WASHINGTON -- Four months before President Bush leaves office, his top civilian and military aides are conducting four major new reviews of the war strategy and overall mission in Afghanistan, which have exposed internal fissures over American troop levels, how billions of aid dollars are spent, and how to cope with a deteriorating security situation in neighboring Pakistan.
The most ambitious of the assessments, run by the White House, begins in earnest this week with a series of high-level meetings, administration officials said. Officials have been directed to produce detailed recommendations within about two weeks for Mr. Bush's most senior advisers on a broad range of security, counterterrorism, political and development issues. Many of the dozen aides interviewed for this article spoke on condition of anonymity because the reviews are continuing.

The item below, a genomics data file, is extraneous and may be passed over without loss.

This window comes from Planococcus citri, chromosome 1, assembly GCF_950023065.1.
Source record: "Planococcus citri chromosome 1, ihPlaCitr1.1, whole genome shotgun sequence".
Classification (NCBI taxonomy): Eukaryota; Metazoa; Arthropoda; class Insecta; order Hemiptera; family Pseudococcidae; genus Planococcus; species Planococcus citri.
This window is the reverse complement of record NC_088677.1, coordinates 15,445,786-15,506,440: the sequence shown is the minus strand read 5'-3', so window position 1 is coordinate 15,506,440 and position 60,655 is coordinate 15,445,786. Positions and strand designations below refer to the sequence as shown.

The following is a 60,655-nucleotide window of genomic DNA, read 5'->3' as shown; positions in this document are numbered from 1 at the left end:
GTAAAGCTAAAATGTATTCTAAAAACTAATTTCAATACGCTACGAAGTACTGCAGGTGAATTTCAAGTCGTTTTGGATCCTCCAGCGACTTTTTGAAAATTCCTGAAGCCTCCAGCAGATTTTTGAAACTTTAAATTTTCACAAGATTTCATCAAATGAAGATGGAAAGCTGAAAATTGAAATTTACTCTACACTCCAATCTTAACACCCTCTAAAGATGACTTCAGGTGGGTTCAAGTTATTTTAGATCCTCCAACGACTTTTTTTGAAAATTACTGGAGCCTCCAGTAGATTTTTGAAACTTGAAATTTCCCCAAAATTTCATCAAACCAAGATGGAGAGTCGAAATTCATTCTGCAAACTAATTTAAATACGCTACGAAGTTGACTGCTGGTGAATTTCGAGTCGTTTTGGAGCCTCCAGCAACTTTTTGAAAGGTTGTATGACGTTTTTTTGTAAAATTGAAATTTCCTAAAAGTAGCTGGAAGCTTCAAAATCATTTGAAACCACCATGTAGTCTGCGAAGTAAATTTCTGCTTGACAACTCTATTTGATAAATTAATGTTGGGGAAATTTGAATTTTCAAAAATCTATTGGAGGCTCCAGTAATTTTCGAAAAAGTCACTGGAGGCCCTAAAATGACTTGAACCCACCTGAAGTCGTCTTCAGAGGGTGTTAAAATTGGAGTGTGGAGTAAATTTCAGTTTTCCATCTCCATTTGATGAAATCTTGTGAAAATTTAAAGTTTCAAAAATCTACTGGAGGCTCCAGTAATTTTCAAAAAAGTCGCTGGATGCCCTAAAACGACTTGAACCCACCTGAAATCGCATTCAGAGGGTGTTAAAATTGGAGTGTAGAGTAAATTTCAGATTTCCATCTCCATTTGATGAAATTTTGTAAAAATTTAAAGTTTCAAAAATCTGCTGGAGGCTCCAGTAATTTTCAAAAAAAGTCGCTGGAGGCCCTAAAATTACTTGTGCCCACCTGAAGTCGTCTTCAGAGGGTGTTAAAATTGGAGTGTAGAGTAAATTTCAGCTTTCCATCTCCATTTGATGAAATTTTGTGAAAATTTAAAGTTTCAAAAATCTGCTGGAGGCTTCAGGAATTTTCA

Some of the issues being studied, including proposed increases in American troop levels in Afghanistan, have set off internal debate and could have far-reaching consequences for the next administration.